I went to school at the pre-eminent University in upper Manhattan, so we didn't do things like Primal Scream. Who would have noticed over the noise from the traffic? Instead people ended up doing really weird stuff. Primal Scream would have been a better idea. One year some guys set a mattress on fire and tossed it out of a 14th floor window. Another year some guys dropped a sofa off a high rise and hit a parked Chevy. Fun. For graduation we had a dorm-wide waterfight.

Back to Sprezzie. Her grandparents and mine lived two houses apart. Have known her as long as I can remember. Lost touch for about 20 years then reconnected by pure chance on a messageboard some time back.

Weird world.


Aspeth said...

And I believe it was on this blog that Sprezzie and Benoit discovered they went to the same high school (correct me if I'm wrong there)

Sprezzatura said...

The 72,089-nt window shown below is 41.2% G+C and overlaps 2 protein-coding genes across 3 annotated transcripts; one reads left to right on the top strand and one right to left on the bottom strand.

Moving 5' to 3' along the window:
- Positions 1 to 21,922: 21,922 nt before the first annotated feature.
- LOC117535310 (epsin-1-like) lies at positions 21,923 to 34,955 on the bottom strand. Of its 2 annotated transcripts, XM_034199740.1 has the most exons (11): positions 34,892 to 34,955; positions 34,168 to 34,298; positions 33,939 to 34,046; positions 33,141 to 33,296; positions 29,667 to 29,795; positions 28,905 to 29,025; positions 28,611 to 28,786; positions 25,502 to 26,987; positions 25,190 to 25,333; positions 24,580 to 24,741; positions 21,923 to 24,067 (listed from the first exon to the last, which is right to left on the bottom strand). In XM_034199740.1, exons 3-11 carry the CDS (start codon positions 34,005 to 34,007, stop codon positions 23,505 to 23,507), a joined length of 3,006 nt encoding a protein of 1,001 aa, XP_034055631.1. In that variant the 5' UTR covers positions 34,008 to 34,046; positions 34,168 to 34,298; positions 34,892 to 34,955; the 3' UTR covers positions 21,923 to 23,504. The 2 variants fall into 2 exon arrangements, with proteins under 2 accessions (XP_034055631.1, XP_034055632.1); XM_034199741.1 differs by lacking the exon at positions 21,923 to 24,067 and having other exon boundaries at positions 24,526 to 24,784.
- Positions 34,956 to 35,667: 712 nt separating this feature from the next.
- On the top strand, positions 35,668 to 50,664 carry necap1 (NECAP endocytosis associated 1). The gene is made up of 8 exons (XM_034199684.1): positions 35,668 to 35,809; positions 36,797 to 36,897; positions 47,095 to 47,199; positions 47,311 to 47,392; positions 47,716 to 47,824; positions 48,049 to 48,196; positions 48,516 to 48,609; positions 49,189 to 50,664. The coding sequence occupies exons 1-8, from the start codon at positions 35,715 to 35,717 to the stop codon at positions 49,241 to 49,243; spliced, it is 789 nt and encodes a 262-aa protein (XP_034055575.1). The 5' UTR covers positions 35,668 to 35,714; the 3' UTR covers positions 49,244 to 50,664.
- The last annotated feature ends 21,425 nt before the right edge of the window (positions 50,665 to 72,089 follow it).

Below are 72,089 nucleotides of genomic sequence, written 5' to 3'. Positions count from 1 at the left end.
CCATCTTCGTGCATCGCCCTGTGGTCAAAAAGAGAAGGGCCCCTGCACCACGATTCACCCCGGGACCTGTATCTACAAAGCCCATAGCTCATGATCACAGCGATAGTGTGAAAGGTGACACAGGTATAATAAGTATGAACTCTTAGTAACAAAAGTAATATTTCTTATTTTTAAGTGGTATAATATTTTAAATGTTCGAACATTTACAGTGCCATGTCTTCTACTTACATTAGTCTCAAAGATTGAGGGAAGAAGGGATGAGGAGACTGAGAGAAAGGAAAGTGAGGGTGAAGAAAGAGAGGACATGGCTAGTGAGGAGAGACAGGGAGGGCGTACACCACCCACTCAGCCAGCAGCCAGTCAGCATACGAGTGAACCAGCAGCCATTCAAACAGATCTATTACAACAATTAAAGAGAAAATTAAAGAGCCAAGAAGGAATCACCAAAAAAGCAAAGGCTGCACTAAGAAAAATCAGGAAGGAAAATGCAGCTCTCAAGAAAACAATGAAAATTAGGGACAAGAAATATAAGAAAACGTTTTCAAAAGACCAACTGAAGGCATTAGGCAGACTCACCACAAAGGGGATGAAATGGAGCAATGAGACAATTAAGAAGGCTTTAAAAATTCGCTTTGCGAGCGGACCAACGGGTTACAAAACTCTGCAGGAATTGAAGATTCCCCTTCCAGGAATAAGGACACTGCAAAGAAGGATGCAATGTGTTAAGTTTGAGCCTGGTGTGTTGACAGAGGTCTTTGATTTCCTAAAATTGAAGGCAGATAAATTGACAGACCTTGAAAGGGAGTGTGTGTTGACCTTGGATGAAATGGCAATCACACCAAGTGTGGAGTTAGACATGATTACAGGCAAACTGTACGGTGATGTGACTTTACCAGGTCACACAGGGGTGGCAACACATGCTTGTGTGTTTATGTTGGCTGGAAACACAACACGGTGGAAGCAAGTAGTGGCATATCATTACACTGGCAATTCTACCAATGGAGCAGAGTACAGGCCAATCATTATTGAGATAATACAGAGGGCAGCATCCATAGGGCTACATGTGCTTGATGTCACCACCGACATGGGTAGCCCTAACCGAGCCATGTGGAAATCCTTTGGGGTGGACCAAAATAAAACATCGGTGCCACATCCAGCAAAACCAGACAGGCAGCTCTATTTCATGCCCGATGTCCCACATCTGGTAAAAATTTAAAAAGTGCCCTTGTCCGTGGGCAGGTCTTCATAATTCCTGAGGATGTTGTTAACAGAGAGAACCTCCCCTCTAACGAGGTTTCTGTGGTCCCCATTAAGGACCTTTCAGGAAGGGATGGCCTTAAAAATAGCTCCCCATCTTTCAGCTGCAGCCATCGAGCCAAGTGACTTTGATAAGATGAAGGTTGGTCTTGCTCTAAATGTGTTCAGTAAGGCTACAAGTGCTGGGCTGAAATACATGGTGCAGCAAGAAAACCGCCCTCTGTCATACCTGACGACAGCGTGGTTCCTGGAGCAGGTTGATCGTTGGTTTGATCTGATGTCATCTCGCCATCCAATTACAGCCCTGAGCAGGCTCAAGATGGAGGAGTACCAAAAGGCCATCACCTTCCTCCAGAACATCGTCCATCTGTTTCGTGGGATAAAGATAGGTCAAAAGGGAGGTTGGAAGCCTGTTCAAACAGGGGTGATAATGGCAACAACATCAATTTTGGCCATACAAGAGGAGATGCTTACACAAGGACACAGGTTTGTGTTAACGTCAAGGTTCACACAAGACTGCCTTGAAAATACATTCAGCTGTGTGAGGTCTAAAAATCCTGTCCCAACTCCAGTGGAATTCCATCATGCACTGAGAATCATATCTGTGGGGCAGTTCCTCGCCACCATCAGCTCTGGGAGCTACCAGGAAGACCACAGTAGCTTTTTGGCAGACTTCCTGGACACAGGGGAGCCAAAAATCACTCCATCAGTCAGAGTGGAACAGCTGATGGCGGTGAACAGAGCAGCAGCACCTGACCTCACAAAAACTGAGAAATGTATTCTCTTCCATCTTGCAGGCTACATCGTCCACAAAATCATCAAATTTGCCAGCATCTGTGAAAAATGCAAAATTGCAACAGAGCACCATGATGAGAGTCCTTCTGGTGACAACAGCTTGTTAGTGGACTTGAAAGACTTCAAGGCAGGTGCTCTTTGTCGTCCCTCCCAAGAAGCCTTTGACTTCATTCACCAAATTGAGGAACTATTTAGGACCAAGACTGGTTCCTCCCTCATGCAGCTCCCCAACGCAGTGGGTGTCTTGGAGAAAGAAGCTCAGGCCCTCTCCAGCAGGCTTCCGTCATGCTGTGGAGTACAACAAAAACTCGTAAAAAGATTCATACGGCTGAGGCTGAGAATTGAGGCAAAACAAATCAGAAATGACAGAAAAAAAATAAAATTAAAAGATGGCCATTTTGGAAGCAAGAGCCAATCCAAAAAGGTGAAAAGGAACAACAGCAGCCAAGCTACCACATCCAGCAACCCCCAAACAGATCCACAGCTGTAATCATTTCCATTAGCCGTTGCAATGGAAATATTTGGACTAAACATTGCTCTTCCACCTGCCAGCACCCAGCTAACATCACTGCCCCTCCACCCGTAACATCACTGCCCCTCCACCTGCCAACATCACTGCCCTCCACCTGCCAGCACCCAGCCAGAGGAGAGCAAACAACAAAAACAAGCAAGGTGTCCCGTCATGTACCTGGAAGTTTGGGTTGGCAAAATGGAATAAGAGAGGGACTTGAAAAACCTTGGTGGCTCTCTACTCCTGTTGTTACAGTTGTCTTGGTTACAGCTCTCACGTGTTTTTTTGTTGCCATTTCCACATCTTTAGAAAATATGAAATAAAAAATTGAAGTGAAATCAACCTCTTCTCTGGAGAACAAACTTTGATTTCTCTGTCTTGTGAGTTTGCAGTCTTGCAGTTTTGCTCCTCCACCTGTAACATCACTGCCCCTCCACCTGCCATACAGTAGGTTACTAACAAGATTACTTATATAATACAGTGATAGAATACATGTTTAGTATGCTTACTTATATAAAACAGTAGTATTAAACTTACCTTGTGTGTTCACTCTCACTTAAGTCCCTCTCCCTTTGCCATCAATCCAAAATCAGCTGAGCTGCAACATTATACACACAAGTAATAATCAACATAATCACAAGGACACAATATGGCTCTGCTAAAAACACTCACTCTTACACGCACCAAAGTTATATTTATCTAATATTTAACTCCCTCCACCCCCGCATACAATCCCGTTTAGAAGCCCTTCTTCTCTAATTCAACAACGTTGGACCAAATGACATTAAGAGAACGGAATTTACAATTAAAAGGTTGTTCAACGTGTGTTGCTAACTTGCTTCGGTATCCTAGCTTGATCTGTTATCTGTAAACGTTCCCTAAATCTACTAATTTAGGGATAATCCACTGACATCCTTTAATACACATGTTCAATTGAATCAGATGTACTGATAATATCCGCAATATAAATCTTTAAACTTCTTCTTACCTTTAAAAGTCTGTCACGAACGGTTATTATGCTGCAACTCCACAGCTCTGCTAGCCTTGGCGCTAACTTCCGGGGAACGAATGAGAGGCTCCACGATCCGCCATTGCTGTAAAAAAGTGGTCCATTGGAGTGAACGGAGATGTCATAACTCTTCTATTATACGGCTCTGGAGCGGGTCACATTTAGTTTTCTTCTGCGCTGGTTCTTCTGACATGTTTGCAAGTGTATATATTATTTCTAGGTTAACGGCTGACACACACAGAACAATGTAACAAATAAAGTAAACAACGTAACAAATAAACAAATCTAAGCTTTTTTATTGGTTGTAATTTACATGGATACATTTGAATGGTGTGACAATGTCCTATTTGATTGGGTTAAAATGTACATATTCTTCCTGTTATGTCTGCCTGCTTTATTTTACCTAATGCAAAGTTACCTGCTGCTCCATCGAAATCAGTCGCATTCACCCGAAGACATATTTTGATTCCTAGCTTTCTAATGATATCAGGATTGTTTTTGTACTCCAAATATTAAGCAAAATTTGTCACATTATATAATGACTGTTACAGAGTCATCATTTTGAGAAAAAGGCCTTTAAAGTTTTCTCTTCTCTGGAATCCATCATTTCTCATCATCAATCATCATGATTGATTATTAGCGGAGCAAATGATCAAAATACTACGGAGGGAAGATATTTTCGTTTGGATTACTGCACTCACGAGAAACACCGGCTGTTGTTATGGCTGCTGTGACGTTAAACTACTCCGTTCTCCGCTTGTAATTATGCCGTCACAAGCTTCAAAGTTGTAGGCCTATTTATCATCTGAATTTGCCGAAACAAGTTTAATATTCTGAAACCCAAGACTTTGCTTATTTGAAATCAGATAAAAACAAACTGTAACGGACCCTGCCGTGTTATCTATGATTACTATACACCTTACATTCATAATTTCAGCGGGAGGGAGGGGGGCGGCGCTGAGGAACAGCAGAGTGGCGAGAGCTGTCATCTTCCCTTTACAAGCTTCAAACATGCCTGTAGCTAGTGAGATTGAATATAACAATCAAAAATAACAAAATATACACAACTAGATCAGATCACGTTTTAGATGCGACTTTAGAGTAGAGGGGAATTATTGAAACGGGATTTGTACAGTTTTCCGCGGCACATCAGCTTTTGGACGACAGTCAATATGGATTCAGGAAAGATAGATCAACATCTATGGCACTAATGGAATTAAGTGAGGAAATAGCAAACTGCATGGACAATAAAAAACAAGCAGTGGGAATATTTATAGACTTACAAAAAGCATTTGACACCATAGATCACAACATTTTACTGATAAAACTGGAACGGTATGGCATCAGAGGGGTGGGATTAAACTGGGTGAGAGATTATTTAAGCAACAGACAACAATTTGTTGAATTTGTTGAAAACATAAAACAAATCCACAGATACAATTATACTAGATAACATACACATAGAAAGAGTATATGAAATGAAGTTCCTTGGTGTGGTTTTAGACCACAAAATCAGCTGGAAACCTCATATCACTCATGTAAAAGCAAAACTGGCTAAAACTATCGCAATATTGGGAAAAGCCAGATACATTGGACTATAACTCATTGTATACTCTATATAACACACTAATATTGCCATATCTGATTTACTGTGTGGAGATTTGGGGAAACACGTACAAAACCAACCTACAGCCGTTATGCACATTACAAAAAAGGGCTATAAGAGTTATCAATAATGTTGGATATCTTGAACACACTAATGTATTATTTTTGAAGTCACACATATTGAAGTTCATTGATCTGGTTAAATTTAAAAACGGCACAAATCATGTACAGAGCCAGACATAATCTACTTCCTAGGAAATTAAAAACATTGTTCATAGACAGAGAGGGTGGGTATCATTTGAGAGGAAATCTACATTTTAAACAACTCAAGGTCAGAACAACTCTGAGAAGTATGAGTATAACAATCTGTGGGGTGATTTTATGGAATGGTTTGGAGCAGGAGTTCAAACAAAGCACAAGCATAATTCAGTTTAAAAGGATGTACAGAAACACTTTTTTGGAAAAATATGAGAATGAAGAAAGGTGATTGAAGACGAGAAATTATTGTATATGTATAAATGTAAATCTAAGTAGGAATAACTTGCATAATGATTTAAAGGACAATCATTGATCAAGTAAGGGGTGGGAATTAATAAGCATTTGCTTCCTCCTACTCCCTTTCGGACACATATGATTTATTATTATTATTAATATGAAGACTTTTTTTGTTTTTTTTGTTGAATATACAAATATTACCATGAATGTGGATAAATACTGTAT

Aspeth -- One of the things I really love about the Internet is its potential for connecting to people, or re-connecting as in BTC's case. I did not go to a Bay Area college, though, so notanpotimist and I didn't cross paths there (sorry, dude).

If I remember my statistics class correctly, you only need to put 26 random people in a room to find two people who share a birthday. So it should be no surprise that a set of strangers should have some overlap in their lives. If we all sat down in a room and started comparing lives more closely, there'd be more interaction points, overlaps, etc. We just don't know them yet.

BelowTheCrowd said...


Not excactly.

You need 23 people to have a better than 50% chance of two of them sharing a birthday.

With 30 people, roughly 1 standard deviation (68% probablility)

With 45 people, roughly 2 standard deviations (95% probability)